Wilder also finally got a chance to work with Lou Jacobi on "Irma."  Jacobi was Wilder's original choice to play Dr. Dreyfuss in "The Apartment," having admired his work in George Stevens' film version of "The Diary of Anne Frank" (1959). But Jacobi was committed to a play at the time - Paddy Chayefsky's "The Tenth Man" - and the role of Dreyfuss was ultimately played by Jack Kruschen, who nailed the role.
OK, full disclosure: I loved Wilder's film of "Irma"... as a kid.  And, I guess, it helps to be 12 to truly appreciate it. No matter what measure one might use, Wilder's "Irma La Douce" looms as a major embarrassment - a leering piece of "tired businessman's entertainment" that's sexed-up and yet decidedly, strangely, unsexy.

Most upsetting of all, in Wilder's hands, "Irma La Douce" had lost its innate soulfulness.

What's odd is that the material, as mentioned, seemed like perfect pairing for Wilder and his cast, but the filmmaker somehow managed to take what was a light soufflé on stage and turn it into an obvious, leaden and, at 147 minutes, elephantine mess - 147 minutes and that's without all the songs.

  Monnot's clever, likable melodies were promptly deleted from the Wilder-I.A.L. Diamont script, relegated (as with "Fanny") to the background as incidental music, scored by André Previn. Even reduced, however, Monnot's contribution remains the only worthwhile thing about the film. That and designer Alexandre Trauner's sprawling soundstage recreation of Paris' Les Halles district - a "Disneyland for adults," Wilder quipped.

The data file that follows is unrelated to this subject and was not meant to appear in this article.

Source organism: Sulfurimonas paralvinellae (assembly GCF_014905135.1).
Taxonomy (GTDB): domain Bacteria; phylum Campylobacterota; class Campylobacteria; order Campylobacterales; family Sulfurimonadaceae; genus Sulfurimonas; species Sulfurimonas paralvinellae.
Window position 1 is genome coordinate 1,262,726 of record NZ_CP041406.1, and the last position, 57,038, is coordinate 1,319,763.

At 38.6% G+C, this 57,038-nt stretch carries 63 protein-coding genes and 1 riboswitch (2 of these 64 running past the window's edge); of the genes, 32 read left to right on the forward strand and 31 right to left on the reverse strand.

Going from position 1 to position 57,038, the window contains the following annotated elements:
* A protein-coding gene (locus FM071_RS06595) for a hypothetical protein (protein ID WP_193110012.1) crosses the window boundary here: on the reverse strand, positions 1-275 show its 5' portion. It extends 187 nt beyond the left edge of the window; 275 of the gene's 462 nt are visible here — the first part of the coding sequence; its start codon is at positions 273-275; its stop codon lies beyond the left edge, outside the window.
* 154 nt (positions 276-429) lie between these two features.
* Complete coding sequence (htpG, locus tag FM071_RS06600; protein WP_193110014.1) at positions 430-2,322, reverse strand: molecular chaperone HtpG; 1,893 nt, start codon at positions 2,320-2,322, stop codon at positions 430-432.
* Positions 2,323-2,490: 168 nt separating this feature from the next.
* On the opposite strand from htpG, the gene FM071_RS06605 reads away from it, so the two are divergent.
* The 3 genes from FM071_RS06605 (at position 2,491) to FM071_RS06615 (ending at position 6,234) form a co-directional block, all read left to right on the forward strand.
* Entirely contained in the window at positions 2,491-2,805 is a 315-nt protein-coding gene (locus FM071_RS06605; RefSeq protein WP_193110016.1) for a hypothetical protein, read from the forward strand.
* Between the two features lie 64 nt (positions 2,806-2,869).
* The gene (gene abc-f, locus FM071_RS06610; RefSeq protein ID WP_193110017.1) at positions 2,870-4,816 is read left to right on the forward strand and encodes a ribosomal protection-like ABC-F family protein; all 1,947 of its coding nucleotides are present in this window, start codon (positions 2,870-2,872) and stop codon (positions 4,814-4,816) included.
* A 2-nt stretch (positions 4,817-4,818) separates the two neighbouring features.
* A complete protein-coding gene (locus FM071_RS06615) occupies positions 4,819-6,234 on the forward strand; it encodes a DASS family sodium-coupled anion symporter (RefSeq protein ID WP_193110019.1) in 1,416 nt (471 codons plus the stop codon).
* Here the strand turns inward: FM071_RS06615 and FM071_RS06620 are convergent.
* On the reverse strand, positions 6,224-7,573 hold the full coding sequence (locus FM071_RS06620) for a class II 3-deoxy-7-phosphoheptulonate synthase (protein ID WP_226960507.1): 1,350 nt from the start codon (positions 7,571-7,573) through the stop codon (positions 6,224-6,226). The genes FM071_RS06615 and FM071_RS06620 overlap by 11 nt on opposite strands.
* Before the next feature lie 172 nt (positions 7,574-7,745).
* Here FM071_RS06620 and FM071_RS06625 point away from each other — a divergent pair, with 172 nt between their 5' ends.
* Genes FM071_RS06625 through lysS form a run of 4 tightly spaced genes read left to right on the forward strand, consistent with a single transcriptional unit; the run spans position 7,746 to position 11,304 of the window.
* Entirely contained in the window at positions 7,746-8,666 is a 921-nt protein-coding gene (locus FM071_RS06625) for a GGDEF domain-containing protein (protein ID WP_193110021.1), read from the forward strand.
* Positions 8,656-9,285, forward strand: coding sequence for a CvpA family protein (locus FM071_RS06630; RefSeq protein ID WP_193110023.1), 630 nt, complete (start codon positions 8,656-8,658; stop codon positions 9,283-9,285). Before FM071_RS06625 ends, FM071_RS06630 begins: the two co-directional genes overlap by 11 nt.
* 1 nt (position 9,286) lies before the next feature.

The play's rousing showstopper, "Dis-Donc, Dis-Donc," was retained - well, sort of - as a dance number for MacLaine, a moment in the film which seems to lead up an intermission break that never comes.
"Irma" was shot largely on a soundstage in Hollywood, but by the time the crew got to France for some location work, a lot had happened: Monroe had died from an overdose, Taylor and Richard Burton had started their affair on the set of "Cleopatra" and Lemmon had married Felicia Farr (with both Wilder and director Richard Quine serving as his best men in a Paris ceremony).

On the basis of the wild success of "Irma La Douce" and his two films that followed it - "Under the Yum Yum Tree" and "Good Neighbor Sam," both directed by David Swift - Lemmon was the Number One box office star of 1964. He would ultimately disavow both "Yum Yum," which makes sense (it's pretty base; it needed Frank Tashlin's touch and sensibility) and "Sam," which makes no sense (it's an engaging comedy).

Jack would have done well to have distanced himself from the adolescent smirk of "Irma La Douce" as well.

In retrospect, I wonder where Jacques Demy was when the decision was made to film "Irma."  The maker of "The Umbrellas of Cherbourgh" (1964) and "The Young Girls of Rochefort" (1967) seemed like a natural fit for "Irma La Douce."  At least, with Demy at the helm, the material would have returned to its source - as a French musical.  And I see the fabulous Bernadette Lafont as Irma. Another missed opportunity.  Oh, well...

C'est la vie.

Wednesday, April 30, 2014

façade: Glenda Jackson

The Great Glenda with Peter Finch and Murray Head in John Schlesinger's lacerating masterwork, "Sunday Bloody Sunday" (1971)

My previous essay on ”Stevie” brings something to mind.  Or, rather, someone...

Watching Meryl Streep giddily go through her "She Can Do No Wrong" phase brings to mind two major actresses from the 1970s who enjoyed the same free pass - Liv Ullmann and Glenda Jackson.